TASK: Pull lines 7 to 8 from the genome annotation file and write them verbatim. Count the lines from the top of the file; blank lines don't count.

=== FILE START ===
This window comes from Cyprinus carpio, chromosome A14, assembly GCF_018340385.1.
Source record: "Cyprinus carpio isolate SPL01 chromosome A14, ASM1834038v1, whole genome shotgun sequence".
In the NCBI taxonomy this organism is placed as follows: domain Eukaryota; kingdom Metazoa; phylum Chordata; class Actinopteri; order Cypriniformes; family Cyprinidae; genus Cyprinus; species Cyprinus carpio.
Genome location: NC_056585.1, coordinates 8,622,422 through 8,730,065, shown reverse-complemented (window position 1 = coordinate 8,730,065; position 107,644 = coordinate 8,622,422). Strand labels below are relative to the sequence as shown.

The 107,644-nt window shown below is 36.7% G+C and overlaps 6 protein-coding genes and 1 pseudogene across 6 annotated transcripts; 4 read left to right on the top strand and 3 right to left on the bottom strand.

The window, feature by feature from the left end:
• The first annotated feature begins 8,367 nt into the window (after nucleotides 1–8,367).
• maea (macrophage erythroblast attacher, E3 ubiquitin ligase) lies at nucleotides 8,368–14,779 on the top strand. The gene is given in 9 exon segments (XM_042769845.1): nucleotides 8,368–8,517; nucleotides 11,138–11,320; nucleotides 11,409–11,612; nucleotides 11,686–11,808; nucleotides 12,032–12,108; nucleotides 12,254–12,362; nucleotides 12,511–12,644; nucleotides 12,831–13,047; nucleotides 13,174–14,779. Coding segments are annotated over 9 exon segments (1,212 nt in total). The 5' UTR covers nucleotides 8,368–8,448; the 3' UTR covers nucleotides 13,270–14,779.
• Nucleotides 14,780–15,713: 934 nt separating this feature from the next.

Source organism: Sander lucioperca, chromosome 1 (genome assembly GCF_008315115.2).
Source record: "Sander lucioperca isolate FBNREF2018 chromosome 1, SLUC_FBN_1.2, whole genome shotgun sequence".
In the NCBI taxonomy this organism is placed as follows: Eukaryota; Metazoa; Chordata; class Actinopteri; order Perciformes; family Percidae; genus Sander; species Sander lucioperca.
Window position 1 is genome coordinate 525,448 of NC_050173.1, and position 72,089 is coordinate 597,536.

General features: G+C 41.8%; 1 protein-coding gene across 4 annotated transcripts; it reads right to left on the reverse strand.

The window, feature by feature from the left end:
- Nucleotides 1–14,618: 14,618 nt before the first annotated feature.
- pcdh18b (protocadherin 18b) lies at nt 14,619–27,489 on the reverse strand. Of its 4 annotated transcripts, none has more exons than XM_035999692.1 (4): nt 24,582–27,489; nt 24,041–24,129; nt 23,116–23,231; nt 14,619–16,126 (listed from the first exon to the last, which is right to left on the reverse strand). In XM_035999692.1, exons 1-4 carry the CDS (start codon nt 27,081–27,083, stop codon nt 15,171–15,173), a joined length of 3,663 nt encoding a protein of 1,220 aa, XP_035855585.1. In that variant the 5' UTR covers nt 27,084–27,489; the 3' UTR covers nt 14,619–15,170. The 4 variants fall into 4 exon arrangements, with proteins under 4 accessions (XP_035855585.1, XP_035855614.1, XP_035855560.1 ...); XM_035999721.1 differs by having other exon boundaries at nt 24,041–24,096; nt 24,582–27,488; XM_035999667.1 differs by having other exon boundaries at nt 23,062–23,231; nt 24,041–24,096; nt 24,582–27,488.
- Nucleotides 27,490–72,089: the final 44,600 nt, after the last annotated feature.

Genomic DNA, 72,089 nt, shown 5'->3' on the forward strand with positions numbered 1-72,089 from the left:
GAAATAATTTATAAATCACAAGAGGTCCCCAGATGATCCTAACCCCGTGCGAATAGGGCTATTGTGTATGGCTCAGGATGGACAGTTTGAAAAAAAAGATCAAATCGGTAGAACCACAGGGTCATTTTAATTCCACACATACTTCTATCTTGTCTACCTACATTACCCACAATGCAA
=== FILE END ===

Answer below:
• The first annotated feature begins 8,367 nt into the window (after nucleotides 1–8,367).
• maea (macrophage erythroblast attacher, E3 ubiquitin ligase) lies at nucleotides 8,368–14,779 on the top strand. The gene is given in 9 exon segments (XM_042769845.1): nucleotides 8,368–8,517; nucleotides 11,138–11,320; nucleotides 11,409–11,612; nucleotides 11,686–11,808; nucleotides 12,032–12,108; nucleotides 12,254–12,362; nucleotides 12,511–12,644; nucleotides 12,831–13,047; nucleotides 13,174–14,779. Coding segments are annotated over 9 exon segments (1,212 nt in total). The 5' UTR covers nucleotides 8,368–8,448; the 3' UTR covers nucleotides 13,270–14,779.